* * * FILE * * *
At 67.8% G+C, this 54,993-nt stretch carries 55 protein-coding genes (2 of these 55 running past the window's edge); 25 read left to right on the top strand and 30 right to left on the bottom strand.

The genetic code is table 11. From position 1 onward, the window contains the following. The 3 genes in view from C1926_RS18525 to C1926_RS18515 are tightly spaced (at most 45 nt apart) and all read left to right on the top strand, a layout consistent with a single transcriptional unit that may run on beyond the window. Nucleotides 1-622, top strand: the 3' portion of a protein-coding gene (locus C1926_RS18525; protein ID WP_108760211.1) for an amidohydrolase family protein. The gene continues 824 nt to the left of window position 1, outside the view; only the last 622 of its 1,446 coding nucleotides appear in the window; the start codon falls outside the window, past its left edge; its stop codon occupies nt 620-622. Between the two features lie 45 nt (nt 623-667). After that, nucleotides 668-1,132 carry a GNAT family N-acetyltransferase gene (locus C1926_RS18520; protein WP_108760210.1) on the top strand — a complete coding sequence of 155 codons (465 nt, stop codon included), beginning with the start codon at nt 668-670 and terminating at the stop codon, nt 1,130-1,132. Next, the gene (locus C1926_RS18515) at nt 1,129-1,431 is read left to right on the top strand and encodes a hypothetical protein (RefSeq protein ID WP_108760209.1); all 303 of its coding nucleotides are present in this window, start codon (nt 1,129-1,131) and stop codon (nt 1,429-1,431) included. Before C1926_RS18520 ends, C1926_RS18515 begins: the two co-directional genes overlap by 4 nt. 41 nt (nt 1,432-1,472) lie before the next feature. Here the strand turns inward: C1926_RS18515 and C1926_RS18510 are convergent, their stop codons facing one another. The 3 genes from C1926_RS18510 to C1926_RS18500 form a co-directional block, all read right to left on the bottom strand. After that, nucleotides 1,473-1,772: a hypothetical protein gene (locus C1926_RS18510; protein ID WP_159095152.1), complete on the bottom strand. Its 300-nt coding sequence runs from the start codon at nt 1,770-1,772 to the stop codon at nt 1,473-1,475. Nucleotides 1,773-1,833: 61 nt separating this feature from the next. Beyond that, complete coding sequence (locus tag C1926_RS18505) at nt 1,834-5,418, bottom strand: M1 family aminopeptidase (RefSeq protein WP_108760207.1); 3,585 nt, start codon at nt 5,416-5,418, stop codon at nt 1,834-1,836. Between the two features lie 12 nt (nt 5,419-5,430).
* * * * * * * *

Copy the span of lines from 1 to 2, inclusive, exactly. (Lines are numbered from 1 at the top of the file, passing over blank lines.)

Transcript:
At 67.8% G+C, this 54,993-nt stretch carries 55 protein-coding genes (2 of these 55 running past the window's edge); 25 read left to right on the top strand and 30 right to left on the bottom strand.

The genetic code is table 11. From position 1 onward, the window contains the following. The 3 genes in view from C1926_RS18525 to C1926_RS18515 are tightly spaced (at most 45 nt apart) and all read left to right on the top strand, a layout consistent with a single transcriptional unit that may run on beyond the window. Nucleotides 1-622, top strand: the 3' portion of a protein-coding gene (locus C1926_RS18525; protein ID WP_108760211.1) for an amidohydrolase family protein. The gene continues 824 nt to the left of window position 1, outside the view; only the last 622 of its 1,446 coding nucleotides appear in the window; the start codon falls outside the window, past its left edge; its stop codon occupies nt 620-622. Between the two features lie 45 nt (nt 623-667). After that, nucleotides 668-1,132 carry a GNAT family N-acetyltransferase gene (locus C1926_RS18520; protein WP_108760210.1) on the top strand — a complete coding sequence of 155 codons (465 nt, stop codon included), beginning with the start codon at nt 668-670 and terminating at the stop codon, nt 1,130-1,132. Next, the gene (locus C1926_RS18515) at nt 1,129-1,431 is read left to right on the top strand and encodes a hypothetical protein (RefSeq protein ID WP_108760209.1); all 303 of its coding nucleotides are present in this window, start codon (nt 1,129-1,131) and stop codon (nt 1,429-1,431) included. Before C1926_RS18520 ends, C1926_RS18515 begins: the two co-directional genes overlap by 4 nt. 41 nt (nt 1,432-1,472) lie before the next feature. Here the strand turns inward: C1926_RS18515 and C1926_RS18510 are convergent, their stop codons facing one another. The 3 genes from C1926_RS18510 to C1926_RS18500 form a co-directional block, all read right to left on the bottom strand. After that, nucleotides 1,473-1,772: a hypothetical protein gene (locus C1926_RS18510; protein ID WP_159095152.1), complete on the bottom strand. Its 300-nt coding sequence runs from the start codon at nt 1,770-1,772 to the stop codon at nt 1,473-1,475. Nucleotides 1,773-1,833: 61 nt separating this feature from the next. Beyond that, complete coding sequence (locus tag C1926_RS18505) at nt 1,834-5,418, bottom strand: M1 family aminopeptidase (RefSeq protein WP_108760207.1); 3,585 nt, start codon at nt 5,416-5,418, stop codon at nt 1,834-1,836. Between the two features lie 12 nt (nt 5,419-5,430).